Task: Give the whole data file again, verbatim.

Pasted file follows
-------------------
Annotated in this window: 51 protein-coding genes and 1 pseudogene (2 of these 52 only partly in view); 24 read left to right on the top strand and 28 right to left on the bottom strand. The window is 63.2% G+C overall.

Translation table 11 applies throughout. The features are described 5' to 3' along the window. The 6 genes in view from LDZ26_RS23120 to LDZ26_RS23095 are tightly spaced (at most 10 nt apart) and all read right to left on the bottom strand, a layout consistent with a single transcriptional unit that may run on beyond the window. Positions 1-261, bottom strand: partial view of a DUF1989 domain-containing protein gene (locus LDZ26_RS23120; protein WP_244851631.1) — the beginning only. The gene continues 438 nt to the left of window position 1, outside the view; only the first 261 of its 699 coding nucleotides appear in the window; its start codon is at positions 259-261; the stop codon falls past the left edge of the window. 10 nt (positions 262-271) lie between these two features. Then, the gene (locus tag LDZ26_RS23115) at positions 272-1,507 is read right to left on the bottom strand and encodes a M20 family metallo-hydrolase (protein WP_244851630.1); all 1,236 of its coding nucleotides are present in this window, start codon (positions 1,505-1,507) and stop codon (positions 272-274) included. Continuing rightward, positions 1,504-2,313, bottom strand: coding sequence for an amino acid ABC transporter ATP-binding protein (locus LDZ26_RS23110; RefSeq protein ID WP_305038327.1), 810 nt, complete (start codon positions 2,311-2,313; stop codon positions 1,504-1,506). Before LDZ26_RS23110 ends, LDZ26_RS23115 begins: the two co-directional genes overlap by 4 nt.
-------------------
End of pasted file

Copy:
Annotated in this window: 51 protein-coding genes and 1 pseudogene (2 of these 52 only partly in view); 24 read left to right on the top strand and 28 right to left on the bottom strand. The window is 63.2% G+C overall.

Translation table 11 applies throughout. The features are described 5' to 3' along the window. The 6 genes in view from LDZ26_RS23120 to LDZ26_RS23095 are tightly spaced (at most 10 nt apart) and all read right to left on the bottom strand, a layout consistent with a single transcriptional unit that may run on beyond the window. Positions 1-261, bottom strand: partial view of a DUF1989 domain-containing protein gene (locus LDZ26_RS23120; protein WP_244851631.1) — the beginning only. The gene continues 438 nt to the left of window position 1, outside the view; only the first 261 of its 699 coding nucleotides appear in the window; its start codon is at positions 259-261; the stop codon falls past the left edge of the window. 10 nt (positions 262-271) lie between these two features. Then, the gene (locus tag LDZ26_RS23115) at positions 272-1,507 is read right to left on the bottom strand and encodes a M20 family metallo-hydrolase (protein WP_244851630.1); all 1,236 of its coding nucleotides are present in this window, start codon (positions 1,505-1,507) and stop codon (positions 272-274) included. Continuing rightward, positions 1,504-2,313, bottom strand: coding sequence for an amino acid ABC transporter ATP-binding protein (locus LDZ26_RS23110; RefSeq protein ID WP_305038327.1), 810 nt, complete (start codon positions 2,311-2,313; stop codon positions 1,504-1,506). Before LDZ26_RS23110 ends, LDZ26_RS23115 begins: the two co-directional genes overlap by 4 nt.